- Employee Stock Ownership Plan (ESOP) – Many types of companies such as construction, engineering, and architectural are difficult to sell to a third party, because the employees are the major asset. ESOPs are a useful vehicle in this regard, but are usually sold in stages over a time period as long as ten years.
- Third party sale – The process could take six months to a year to complete. This method should produce a high valuation, sometimes all cash at closing and often the ability of the owner to walk away right after the closing.
- Complete sale over time – The owner can sell a minority interest now with the balance sold after maybe five years. Such an approach allows the owner to liquefy some of his investment now, continue to run the company, and hopefully receive a higher valuation for the company years later.
- Management buy-outs (MBOs) – Selling to the owners’ key employee(s) is an easy transaction and a way to reward them for years of hard work. Often the owner does not maximize the selling price, and usually the owner participates in the financing.
- Initial public offering (IPO) – In today’s marketplace, a company should have revenues of $100+ million to become a viable candidate. IPOs receive the highest valuation, but management must remain to run the company.
Source: “Buying & Selling Companies,” a presentation by Russ Robb, Editor, M&A Today
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Who Is Today’s Buyer?
It has always been the American Dream to be independent and in control of one’s own destiny. Owning your own business is the best way to meet that goal. Many people dream about owning their own business, but when it gets right down to it, they just can’t make that leap of faith that is necessary to actually own one’s own business. Business brokers know from their experience that out of fifteen or so people who inquire about buying a business, only one will become an owner of a business.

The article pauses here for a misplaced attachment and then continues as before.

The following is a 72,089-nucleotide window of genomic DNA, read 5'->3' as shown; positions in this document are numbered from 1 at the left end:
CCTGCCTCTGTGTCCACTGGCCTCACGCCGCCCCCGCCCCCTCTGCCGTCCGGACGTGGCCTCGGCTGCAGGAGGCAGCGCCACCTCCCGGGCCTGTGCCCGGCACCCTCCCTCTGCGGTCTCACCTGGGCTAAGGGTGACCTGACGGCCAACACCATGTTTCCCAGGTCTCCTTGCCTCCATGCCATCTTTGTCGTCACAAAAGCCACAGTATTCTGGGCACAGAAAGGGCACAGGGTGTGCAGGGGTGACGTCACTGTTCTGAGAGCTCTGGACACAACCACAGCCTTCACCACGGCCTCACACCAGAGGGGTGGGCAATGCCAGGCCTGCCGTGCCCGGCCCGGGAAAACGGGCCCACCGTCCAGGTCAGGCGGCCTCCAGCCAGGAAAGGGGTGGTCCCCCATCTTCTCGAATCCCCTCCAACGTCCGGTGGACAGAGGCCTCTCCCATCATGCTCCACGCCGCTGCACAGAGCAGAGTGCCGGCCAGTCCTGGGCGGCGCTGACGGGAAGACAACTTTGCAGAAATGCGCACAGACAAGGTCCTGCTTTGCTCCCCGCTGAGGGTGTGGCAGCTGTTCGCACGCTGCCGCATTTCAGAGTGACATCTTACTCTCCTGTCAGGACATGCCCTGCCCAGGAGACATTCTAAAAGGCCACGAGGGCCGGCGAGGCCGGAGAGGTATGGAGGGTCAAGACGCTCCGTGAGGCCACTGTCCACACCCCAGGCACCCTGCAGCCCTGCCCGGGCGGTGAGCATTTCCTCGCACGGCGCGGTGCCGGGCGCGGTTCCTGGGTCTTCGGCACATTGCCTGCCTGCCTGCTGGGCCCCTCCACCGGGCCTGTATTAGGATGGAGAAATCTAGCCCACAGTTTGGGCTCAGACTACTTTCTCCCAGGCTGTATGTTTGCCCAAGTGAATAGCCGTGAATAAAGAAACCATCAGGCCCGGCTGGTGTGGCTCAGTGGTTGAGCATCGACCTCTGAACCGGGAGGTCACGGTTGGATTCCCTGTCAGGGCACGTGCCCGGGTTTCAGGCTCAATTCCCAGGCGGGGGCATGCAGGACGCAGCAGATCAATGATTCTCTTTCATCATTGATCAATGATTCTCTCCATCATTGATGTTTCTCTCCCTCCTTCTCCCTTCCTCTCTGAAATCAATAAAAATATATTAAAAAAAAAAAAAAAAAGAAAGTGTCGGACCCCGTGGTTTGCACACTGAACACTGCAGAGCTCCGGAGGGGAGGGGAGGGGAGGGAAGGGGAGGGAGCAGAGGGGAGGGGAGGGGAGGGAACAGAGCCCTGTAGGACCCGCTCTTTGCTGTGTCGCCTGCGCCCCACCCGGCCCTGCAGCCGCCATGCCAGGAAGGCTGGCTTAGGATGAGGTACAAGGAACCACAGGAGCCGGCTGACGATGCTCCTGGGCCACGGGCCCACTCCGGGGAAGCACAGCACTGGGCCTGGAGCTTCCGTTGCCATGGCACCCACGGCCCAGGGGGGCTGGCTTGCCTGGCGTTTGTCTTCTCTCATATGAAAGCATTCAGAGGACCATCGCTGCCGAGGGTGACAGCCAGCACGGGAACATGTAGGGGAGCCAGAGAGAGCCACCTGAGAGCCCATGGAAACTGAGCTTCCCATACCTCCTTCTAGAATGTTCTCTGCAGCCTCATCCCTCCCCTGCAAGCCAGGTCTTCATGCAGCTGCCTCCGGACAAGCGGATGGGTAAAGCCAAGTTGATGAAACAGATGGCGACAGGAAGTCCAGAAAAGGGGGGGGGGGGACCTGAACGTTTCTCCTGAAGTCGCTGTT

Today’s buyer is most likely from the corporate world and well-educated, but not experienced in the business-buying process. These buyers are very number-conscious and detail-oriented. They require supporting documents for almost everything and will either use outside advisors or will do the verification themselves, but verify they will. A person who is realistic and understands that he or she can’t buy a business with a profit of millions for $10 down is probably serious. They must be able to make decisions and not depend on outside parties to do it for them. They must also have the financial resources available, have an open mind, and understand that owning one’s own business means being the proverbial chief cook and bottle washer.
Today’s buyers are usually what might be termed “event” driven. This means that the desire to own their own business is coupled with a need or reason. Maybe they have been downsized out of a job, they don’t want to be transferred, they travel too much, they see no future in their current position, etc. Many people have the desire, but not the reason. Most people don’t have the courage to quit a job and the paycheck to venture out on their own.
There are the perennial lookers. Those people who dream about owning their own business, are constantly looking, but will never leave the job to fulfill the dream. In fact, perspective business buyers who have been looking for over six months would probably fit into this category.
Business brokers spend a lot of time interviewing buyers. Here are just a few of the questions they will ask. The answers they receive will determine whether or not the prospective buyer is serious and qualified.
- Why is the person considering buying a business?
- Has the person ever owned their own business?
- How long has the person been looking?
- Is the person currently employed?
- What kind of business is the person looking for?
- Is he or she flexible in the kind of business?
- What are the most important considerations?
- How much money is available?
- What is the person’s timeframe?
- Does the person’s experience match the type of business under consideration?
- Who else is involved in the purchase decision?
- Is the person’s spouse positive about owning a business?
There are other questions and considerations, but those cited above reveal the depth of a buyer interview. Business brokers want to work only with buyers who are serious about purchasing a business. They don’t want to show a business to anyone who is not qualified, which is simply a waste of their time and the seller’s time.
Copyright: Business Brokerage Press, Inc.Read More